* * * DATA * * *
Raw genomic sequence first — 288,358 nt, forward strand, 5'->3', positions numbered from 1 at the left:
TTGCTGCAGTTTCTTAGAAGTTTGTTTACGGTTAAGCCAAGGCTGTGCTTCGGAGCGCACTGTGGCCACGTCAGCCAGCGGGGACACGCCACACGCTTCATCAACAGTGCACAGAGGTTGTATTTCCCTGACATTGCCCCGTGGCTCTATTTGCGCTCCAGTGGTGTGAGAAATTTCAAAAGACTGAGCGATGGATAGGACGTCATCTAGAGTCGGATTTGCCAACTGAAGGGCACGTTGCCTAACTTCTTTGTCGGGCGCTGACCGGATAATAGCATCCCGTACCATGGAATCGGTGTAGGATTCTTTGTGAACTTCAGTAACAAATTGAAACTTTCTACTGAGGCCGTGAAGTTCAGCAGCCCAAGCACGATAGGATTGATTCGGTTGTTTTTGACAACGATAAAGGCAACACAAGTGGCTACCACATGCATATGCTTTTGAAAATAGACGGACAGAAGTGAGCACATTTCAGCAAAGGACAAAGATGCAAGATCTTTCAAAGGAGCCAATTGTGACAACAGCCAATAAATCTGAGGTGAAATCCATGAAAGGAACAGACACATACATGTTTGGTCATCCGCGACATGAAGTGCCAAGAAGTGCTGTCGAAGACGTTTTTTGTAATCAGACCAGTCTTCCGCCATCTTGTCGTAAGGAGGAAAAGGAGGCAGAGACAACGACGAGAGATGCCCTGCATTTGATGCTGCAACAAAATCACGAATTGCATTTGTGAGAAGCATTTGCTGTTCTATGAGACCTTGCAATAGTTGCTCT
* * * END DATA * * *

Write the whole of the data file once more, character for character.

Raw genomic sequence first — 288,358 nt, forward strand, 5'->3', positions numbered from 1 at the left:
TTGCTGCAGTTTCTTAGAAGTTTGTTTACGGTTAAGCCAAGGCTGTGCTTCGGAGCGCACTGTGGCCACGTCAGCCAGCGGGGACACGCCACACGCTTCATCAACAGTGCACAGAGGTTGTATTTCCCTGACATTGCCCCGTGGCTCTATTTGCGCTCCAGTGGTGTGAGAAATTTCAAAAGACTGAGCGATGGATAGGACGTCATCTAGAGTCGGATTTGCCAACTGAAGGGCACGTTGCCTAACTTCTTTGTCGGGCGCTGACCGGATAATAGCATCCCGTACCATGGAATCGGTGTAGGATTCTTTGTGAACTTCAGTAACAAATTGAAACTTTCTACTGAGGCCGTGAAGTTCAGCAGCCCAAGCACGATAGGATTGATTCGGTTGTTTTTGACAACGATAAAGGCAACACAAGTGGCTACCACATGCATATGCTTTTGAAAATAGACGGACAGAAGTGAGCACATTTCAGCAAAGGACAAAGATGCAAGATCTTTCAAAGGAGCCAATTGTGACAACAGCCAATAAATCTGAGGTGAAATCCATGAAAGGAACAGACACATACATGTTTGGTCATCCGCGACATGAAGTGCCAAGAAGTGCTGTCGAAGACGTTTTTTGTAATCAGACCAGTCTTCCGCCATCTTGTCGTAAGGAGGAAAAGGAGGCAGAGACAACGACGAGAGATGCCCTGCATTTGATGCTGCAACAAAATCACGAATTGCATTTGTGAGAAGCATTTGCTGTTCTATGAGACCTTGCAATAGTTGCTCT